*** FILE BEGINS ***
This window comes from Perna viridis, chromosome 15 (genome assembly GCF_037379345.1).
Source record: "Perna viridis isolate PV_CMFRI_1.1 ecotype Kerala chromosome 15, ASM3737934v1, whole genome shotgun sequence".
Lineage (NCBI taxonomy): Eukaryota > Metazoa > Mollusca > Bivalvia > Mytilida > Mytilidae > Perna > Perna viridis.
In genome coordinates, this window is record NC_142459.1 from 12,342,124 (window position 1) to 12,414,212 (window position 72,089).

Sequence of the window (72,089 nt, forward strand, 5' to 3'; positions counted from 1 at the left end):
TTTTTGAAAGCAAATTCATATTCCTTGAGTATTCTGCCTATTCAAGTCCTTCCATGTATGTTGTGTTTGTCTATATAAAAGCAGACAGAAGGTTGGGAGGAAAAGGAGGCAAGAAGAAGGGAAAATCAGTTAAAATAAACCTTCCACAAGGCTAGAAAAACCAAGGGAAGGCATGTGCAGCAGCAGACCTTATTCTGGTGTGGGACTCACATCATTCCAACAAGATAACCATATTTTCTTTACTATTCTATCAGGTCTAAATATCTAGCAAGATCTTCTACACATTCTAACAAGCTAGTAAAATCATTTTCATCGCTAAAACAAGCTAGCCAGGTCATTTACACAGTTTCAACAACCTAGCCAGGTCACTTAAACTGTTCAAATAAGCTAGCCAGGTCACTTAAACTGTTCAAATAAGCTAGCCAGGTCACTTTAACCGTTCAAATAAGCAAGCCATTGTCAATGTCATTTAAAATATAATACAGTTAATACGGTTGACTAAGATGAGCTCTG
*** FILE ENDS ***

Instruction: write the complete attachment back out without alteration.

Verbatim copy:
This window comes from Perna viridis, chromosome 15 (genome assembly GCF_037379345.1).
Source record: "Perna viridis isolate PV_CMFRI_1.1 ecotype Kerala chromosome 15, ASM3737934v1, whole genome shotgun sequence".
Lineage (NCBI taxonomy): Eukaryota > Metazoa > Mollusca > Bivalvia > Mytilida > Mytilidae > Perna > Perna viridis.
In genome coordinates, this window is record NC_142459.1 from 12,342,124 (window position 1) to 12,414,212 (window position 72,089).

Sequence of the window (72,089 nt, forward strand, 5' to 3'; positions counted from 1 at the left end):
TTTTTGAAAGCAAATTCATATTCCTTGAGTATTCTGCCTATTCAAGTCCTTCCATGTATGTTGTGTTTGTCTATATAAAAGCAGACAGAAGGTTGGGAGGAAAAGGAGGCAAGAAGAAGGGAAAATCAGTTAAAATAAACCTTCCACAAGGCTAGAAAAACCAAGGGAAGGCATGTGCAGCAGCAGACCTTATTCTGGTGTGGGACTCACATCATTCCAACAAGATAACCATATTTTCTTTACTATTCTATCAGGTCTAAATATCTAGCAAGATCTTCTACACATTCTAACAAGCTAGTAAAATCATTTTCATCGCTAAAACAAGCTAGCCAGGTCATTTACACAGTTTCAACAACCTAGCCAGGTCACTTAAACTGTTCAAATAAGCTAGCCAGGTCACTTAAACTGTTCAAATAAGCTAGCCAGGTCACTTTAACCGTTCAAATAAGCAAGCCATTGTCAATGTCATTTAAAATATAATACAGTTAATACGGTTGACTAAGATGAGCTCTG